The Economy is Slowing Down – Alas, Much as We Expected

Recent polls have left most Democrats discouraged, even if their loss of public confidence reflects economic weaknesses largely beyond their control. Life in politics is often unfair, and today Americans seem to both blame President Obama for economic developments that were not his doing and discount his real accomplishments in other areas. The White House’s misstep here, however, has been its persistent short-term optimism about the economy, since the basic shape and force of the current economic undertow were entirely predictable – and actually predicted by a number of us.  

This is not a case of the partisan hooey bandied about, that the President’s stimulus “failed.” Regardless of what he might have done in early 2009, the U.S. economy could not have avoided a long, deep recession – nor, without heroic action could we have escaped the slow recovery now disappointing many Americans. What we got is the basic shape of recessions triggered by financial meltdowns and the recoveries that eventually follow them. Yes, the crisis grew out of years of regulatory and economic-policy neglect, mainly by the Bush crew. But once it arrived, there was never a realistic prospect that $800 billion of new spending and tax cuts over two years would produce a big, V-shaped bounce back, as it might have if this were just part of a normal business cycle. But all of that fiscal stimulus, on top of even more powerful easy Fed policies, did stop the slide into a Depression and finally pushed us into a slow recovery.  

We also know why the stimulus couldn’t do more than that – or, more precisely, why it’s in the nature of a financial crisis to take years for an economy to recover fully. To begin, financial meltdowns leave most households markedly poorer in ways that ordinary business cycles don’t – what’s your house worth today? – and that makes most people less eager to spend for years. So, as the stimulus has wound down, retail sales have stumbled in both of the last two months – in fact, the only people spending like most Americans used to are the very wealthy, who still have more money than they know what to do with. And most others, even if they are inclined to spend, have a hard time getting credit because a financial meltdown also leaves lenders much weaker. It also shouldn’t surprise anyone that this reluctance to lend extends to most businesses, keeping investment weak.  

Moreover, these developments are unfolding in an economy that had serious problems before the meltdown and everything that followed. The recession has drawn people’s attention to a decade-long problem: American business’ capacity to create new jobs, even when growth is strong, has weakened markedly. In the Bush expansion of 2001-2007, we produced less than half as many new jobs as we did during comparable periods of the 1982-1989 expansion and the 1992-2000 expansion. And when the economy turns down these days, it also sheds jobs at a prodigious rate. More than 3 million jobs were lost in the 2001 recession and its aftermath, which was six times the job losses, relative to the decline in the GDP, seen in previous recessions. Much of the same happened this time, as the recent recession cost nearly 8 million jobs. In fact, the jobs losses have been so large and so persistent that they’ve put independent downward pressure on the economy, eating away further at investment and consumer spending.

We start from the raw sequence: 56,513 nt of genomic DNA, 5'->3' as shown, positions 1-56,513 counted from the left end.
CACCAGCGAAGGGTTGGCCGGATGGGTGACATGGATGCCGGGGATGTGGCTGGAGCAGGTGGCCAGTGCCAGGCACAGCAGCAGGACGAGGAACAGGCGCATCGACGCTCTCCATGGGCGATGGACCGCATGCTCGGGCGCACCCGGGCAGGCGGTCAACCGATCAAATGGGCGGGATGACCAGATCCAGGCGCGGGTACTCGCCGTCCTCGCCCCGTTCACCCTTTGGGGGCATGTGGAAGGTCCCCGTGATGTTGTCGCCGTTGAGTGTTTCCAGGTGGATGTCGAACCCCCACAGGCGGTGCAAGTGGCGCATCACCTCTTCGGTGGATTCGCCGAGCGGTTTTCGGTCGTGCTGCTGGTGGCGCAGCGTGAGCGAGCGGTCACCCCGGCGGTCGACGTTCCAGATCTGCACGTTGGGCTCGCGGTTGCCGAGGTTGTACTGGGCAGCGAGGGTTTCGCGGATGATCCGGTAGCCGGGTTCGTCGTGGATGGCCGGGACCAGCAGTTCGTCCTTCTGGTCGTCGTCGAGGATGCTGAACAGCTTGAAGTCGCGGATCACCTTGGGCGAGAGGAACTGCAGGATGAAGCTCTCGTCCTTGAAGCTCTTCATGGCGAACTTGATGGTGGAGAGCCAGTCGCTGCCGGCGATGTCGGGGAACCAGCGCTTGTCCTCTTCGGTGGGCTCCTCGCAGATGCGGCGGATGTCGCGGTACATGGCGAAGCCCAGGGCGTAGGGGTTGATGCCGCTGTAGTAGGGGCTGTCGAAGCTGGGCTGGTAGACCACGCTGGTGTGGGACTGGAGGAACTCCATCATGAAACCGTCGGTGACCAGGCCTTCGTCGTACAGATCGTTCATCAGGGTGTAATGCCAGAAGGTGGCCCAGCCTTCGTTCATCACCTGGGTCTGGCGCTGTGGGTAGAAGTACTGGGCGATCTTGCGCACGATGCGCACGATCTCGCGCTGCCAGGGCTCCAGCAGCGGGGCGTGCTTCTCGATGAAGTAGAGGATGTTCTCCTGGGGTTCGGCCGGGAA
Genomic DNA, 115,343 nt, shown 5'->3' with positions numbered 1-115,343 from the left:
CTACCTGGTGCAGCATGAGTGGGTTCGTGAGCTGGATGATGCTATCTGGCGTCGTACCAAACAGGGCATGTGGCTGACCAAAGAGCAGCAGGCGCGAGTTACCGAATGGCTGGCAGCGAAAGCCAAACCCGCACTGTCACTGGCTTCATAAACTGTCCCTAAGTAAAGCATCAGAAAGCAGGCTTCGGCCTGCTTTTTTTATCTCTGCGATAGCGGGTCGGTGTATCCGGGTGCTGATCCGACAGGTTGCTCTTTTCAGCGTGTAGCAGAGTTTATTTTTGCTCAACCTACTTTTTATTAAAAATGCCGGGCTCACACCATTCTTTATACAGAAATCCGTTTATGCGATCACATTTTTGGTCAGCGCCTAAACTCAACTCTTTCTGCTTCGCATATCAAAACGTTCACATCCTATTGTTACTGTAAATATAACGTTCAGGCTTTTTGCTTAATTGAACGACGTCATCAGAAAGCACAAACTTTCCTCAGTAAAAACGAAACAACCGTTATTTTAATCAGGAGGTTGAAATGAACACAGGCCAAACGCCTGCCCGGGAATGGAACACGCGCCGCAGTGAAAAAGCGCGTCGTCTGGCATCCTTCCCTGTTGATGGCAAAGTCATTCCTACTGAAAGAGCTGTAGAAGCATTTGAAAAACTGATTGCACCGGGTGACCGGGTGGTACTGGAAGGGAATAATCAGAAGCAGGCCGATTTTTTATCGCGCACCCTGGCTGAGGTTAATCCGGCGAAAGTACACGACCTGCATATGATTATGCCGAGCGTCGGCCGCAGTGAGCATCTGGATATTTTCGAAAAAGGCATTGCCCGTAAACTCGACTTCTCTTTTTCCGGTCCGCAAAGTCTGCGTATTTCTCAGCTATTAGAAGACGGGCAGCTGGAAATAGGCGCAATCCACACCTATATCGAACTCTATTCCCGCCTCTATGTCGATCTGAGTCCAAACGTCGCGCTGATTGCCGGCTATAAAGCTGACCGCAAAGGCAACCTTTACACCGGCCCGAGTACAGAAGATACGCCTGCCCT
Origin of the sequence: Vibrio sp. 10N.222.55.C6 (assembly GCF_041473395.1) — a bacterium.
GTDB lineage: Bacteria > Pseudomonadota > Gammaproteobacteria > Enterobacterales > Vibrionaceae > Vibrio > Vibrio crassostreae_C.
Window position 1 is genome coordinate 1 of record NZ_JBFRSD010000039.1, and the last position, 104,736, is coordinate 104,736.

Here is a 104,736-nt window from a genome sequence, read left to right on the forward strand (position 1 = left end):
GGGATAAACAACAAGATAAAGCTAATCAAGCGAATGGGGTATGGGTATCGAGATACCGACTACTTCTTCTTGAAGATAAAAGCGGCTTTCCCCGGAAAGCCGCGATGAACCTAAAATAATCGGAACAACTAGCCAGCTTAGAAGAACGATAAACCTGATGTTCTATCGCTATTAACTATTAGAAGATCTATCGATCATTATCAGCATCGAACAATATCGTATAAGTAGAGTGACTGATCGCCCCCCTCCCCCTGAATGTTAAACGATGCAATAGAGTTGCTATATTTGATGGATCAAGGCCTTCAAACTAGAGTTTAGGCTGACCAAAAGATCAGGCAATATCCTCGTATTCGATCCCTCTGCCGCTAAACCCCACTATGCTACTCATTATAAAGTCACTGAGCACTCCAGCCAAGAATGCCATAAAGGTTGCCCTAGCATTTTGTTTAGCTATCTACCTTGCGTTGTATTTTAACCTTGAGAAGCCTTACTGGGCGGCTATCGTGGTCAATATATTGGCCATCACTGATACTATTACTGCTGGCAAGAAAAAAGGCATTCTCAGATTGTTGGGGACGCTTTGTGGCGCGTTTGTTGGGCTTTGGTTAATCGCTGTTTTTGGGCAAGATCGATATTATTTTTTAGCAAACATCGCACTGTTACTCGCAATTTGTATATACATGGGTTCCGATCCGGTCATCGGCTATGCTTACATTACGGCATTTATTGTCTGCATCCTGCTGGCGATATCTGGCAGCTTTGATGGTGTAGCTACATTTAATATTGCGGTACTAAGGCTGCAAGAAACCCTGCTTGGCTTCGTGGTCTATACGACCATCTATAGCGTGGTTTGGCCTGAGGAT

On top of all this, the potential for a second financial crisis, or a second round, is out there. The problem this time begins in Europe, where governments struggling with unproductive economies and large and fast-mounting deficits are having trouble finding global investors to finance their new bonds. It started in Greece and is spreading to Portugal, Spain and perhaps beyond; and while the EU says it will bail them out if the worst comes, the markets continue to bid down the value of their debt. The rub here is that nearly all of that debt is held by financial institutions still weakened from the last crisis, especially French and German banks which, for example, hold $630 billion just in Spanish government bonds. Even if those bonds, along with Greece’s and Portugal’s, skirt a formal default , their declining value is driving some major European banks to the edge – much as the plummeting value of mortgage-backed securities two years ago destroyed Lehman Brothers, Bear Stearns, Merrill Lynch and AIG. And if large European institutions fall, their counterparties on Wall Street will be left holding tens of billions of dollars in obligations no longer worth much. This scenario is still far from likely, but it remains quite possible that we could find ourselves back where we were in late 2008.

The good news is that if another crisis comes, the administration will have more tools to deal with it, as Congress is on the verge of passing some decent financial reforms. They might need those new powers, because congressional Republicans seem committed to blocking anything the President proposes, whatever the cost to the American economy. And whether or not the administration finds itself facing another economic crisis, or merely has to deal with a stagnant job market and meager wage gains, the luxury of large Democratic margins will soon be gone. In either case, President Obama will have to reclaim center stage and mobilize American opinion in ways that force his opponents to concede to sensible measures – much as Bill Clinton did after the Democrats’ 1994 setback and Ronald Reagan did after the big GOP losses in 1982. If the President can pull that off, he can still build a serious and successful economic legacy.